Oftentimes, we see e-commerce marketers who spend a lot of time on the design of their website, make it look pretty, have rounded corners, and follow all of the latest Web 2.0 standards only to add in a search box with no forethought, as if it was a waste of precious online real estate. What marketers fail to realize is that site search is not a cost center, but, rather a potential profit center. Just as thought, revisions, time, and testing go into website design and functionality, so, too should the same effort be put into making site search a prime feature of an e-commerce website to increase its ROI. They fail to adhere to what we call the 3 Rs of site search: results, relevancy, and revenue.
Results: When a user types in a term in a search box, they are looking for something that the information scent within the native navigation of the website has not provided. However, for many terms, the user may have done something simple such as misspell the word or put in a synonym, and when the site returns a web page informing the user that there are zero results, the user leaves, and the opportunity to make a sale has departed with the user. Solr provides an easily managed method of dealing with misspellings and synonyms, although this is only the first step of many to take.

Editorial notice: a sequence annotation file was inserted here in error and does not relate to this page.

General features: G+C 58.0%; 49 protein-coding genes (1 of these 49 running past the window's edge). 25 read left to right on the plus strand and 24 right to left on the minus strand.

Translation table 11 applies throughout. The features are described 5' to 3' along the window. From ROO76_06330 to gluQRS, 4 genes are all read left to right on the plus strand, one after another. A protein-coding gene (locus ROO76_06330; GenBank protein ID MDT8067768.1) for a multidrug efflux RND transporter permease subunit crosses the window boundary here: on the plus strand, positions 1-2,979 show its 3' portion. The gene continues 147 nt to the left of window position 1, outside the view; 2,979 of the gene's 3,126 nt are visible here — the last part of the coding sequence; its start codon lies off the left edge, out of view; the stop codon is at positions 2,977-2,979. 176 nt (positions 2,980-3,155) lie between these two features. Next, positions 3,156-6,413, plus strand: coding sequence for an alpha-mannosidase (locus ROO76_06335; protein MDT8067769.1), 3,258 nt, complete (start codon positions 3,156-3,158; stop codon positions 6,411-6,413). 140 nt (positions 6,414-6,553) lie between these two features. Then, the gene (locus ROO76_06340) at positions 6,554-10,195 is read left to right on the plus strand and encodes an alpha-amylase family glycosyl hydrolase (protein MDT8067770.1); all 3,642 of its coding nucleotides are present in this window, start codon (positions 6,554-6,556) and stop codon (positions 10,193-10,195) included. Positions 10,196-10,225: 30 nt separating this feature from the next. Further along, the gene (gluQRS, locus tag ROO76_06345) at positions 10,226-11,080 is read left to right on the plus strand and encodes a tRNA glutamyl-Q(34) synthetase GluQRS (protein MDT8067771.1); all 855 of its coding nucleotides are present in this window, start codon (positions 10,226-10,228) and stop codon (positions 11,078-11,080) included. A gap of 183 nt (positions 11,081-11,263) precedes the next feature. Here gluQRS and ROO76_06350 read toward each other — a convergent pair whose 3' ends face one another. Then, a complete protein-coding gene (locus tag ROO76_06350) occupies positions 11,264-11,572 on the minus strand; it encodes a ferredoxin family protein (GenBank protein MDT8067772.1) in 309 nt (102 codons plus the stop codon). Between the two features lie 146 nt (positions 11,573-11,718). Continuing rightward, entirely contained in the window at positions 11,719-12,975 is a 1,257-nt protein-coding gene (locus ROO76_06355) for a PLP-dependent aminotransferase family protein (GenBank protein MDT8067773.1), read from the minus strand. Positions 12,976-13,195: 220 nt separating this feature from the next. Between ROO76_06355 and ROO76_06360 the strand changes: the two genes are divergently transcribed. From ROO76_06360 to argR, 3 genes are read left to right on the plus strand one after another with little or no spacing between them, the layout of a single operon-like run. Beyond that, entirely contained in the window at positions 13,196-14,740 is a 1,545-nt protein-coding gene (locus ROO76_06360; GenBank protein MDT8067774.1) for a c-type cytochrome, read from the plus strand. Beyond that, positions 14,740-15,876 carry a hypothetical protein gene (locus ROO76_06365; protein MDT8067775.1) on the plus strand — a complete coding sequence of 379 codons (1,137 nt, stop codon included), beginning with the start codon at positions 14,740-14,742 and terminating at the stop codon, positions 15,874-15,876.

Relevancy: The flip side of zero results is far too many results with little to no relevancy for what the user seeks. By failing to provide relevant results to the user, the e-commerce marketer has grown the size of the haystack that the user must sift through to find the needle. In an age where Google taught the user about the search box and Solr and Lucene have gone a long way in commoditizing search, the user is not going to spend time going through pages and pages of results to find a specific one. The right result has to be in the top three or you risk losing that customer.
Revenue: Because the typical e-commerce marketer doesn’t view search as a profit center, he or she is not measuring the revenue which comes from the channel. Tracking user behavior and history through the buying funnel can yield a great deal of insight about the expected value of a user along each stage of the funnel as well as the expected value of search phrases within each stage of the funnel. Measuring the expected value can also provide a rich testing agenda for testing alternative scoring and boosting models – Solr can be tuned to boost certain results within a profitability scoring model – as well as cross-sell and upsell opportunities. Once the first two Rs have been accounted for, which is the basic blocking and tackling of well-implemented search, then the aggressive and creative marketer can dramatically improve the return on investment of site search.
If you don’t know where to start, talk to us about how we can leverage our analytical tools and Solr and Lucene expertise to make your e-commerce site search a profit center and increase the ROI of search for your company.